Literature and Fiction

We Are Not Ourselves

We Are Not Ourselves by Matthew Thomas follows the story of a family who, over the course of numerous decades (the ones taking place during the second half of the twentieth century), walks through heaven and hell, seeing both the best and the worst of what people do to, for and because of each other.

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The Narrow Road to the Deep North

The Narrow Road to the Deep North by Richard Flanagan follows the life of a young surgeon and prisoner of war on the Thai-Burma Death Railway, as he first struggles to survive on the most basic level, and eventually tries to understand his life, what he has gained, what he has lost, and who he really is deep on the inside.

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The Laughing Monsters

The Laughing Monsters by Denis Johnson tells the story of two friends and comrades, Roland Nair and Michael Adriko, who, after spending seven years apart, find themselves reunited in Sierra Leone and join forces in search of wealth, alongside with the latter's fiancee. However, all have agendas and plans of their own, willing to ultimately reach heightened extremes in their hunt for fortune.

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100 Sideways Miles

100 Sideways Miles by Andrew Smith is a coming-of-age novel, following the adventures of Finn Easton and his friend Cade Hernandez as they end up taking a grand detour right through the many trials and tribulations life tends to throw at everyone eventually, learning more about life and guiding their own fates than they could have ever imagined.

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A Life in Books

A Life in Books by Warren Lehrer is a fictitious biography, written from the perspective of its author, Bleu Mobley. He retraces the path taken in his life, looking back on himself as a youth in a public housing project, a journalist, a novelist, a professor, an unexpectedly bestselling author, and an unindicted prisoner, sitting at the end of the line with his 101 books being the only real trace of him to remain in the world.

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Adultery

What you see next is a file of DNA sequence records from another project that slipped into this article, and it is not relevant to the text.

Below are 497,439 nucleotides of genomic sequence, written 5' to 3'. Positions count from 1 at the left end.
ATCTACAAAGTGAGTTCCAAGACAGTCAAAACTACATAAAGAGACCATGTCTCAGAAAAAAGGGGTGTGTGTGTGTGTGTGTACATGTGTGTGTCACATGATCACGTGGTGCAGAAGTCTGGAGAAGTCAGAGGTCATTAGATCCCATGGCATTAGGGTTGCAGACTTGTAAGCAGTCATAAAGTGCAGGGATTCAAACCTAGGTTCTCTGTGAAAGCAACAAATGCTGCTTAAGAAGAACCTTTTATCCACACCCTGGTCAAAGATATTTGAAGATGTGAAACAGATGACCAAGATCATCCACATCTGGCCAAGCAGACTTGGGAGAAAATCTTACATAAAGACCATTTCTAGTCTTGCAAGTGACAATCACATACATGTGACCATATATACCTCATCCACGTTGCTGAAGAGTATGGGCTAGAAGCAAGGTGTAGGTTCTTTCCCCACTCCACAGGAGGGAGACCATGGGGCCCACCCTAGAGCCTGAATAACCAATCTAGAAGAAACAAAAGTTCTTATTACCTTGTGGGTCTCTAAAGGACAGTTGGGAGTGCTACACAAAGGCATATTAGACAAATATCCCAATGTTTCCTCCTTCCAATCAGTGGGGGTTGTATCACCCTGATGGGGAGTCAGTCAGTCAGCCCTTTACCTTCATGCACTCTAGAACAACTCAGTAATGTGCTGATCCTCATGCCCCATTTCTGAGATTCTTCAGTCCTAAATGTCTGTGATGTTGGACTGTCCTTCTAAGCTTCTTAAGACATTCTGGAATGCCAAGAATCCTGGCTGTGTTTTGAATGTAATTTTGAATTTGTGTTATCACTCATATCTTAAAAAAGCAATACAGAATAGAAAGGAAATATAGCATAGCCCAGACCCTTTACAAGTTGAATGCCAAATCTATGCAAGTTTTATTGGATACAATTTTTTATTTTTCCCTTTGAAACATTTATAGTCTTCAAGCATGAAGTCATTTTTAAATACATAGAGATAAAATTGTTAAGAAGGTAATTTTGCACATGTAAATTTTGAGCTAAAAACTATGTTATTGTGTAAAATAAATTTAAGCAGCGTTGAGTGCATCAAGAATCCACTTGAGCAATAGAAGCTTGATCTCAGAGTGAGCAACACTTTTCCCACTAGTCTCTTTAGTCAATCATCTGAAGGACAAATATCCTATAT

Adultery by Paulo Coelho is a bit of a deviation from the traditional stories brought to us by him, taking on the subject of marital relations, self-love and fulfillment, following the life of Linda, an upper-class woman who despite having an idyllic life finds herself restless for more out of it, becoming entangled in a life-changing adventure.

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The Lucky One

The Lucky One by Nicholas Sparks follows the story of a U.S. Marine by the name of Logan Thibault, who goes across the country in search for the woman appearing on his lucky charm photograph. However, this journey has him entangled in a torrid love affair with Elizabeth, a divorced mother. Logan's feelings for the woman are put into question, and the journey becomes more inside Logan's conscience than anything else.

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Big Little Lies

Big Little Lies by Liane Moriarty tells the intertwining stories of three women living in a relatively idyllic beachside community, and how their presence in each other's lives ends up transforming all three of them to states far beyond anything they thought imaginable.

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Lord of the Flies

Lord of the Flies by William Golding tells the story of a group of English schoolboys who find themselves washed up on a deserted island after a plane wreck, leaving them stranded and none but each other to depend on... a condition which may also spell their doom.

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Fangirl

Fangirl by Rainbow Rowell follows the story of Cath, a young girl who has never really been alone and finds herself completely outside of her comfort zone and the world she is used to upon heading off to college. What's worse, up until that point, her entire life revolved, and still does, around the Simon Snow series, leaving her on the fringe of the world she entered.


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The Cellist of Sarajevo

The Cellist of Sarajevo by Steven Galloway follows the stories of four different people living in Sarajevo as the city is under siege, each one of them facing their own trials and tribulations, eventually all of their stories intertwining and telling a tale of where the definition of humanity is put into question.

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Landline

Landline by Rainbow Rowell tells the story of Georgie McCool, wife to Neal McCool and television writer, she finds herself obligated to stay in town during the Christmas holidays to write what is destined to be her magnum opus. Unhappy of such a turn of events, her husband takes the kids and leaves for Omaha, as was originally planned. With the marriage seemingly on the brink of failure, a way to redeem it suddenly opens up to her, though it is somewhat surrealistic.

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The Hundred-Year House

The Hundred-Year House by Rebecca Makkai is a family saga told from the point of view of an academic, Doug whose research leads him to slowly unravel the secrets of the Devohrs' house, alongside Zee, a Marxist literary scholar who is also the latest descendant in the family. This path leads to the acquaintance of the numerous, mysterious personalities who inhabited the house for the last century.

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The Book of Unknown Americans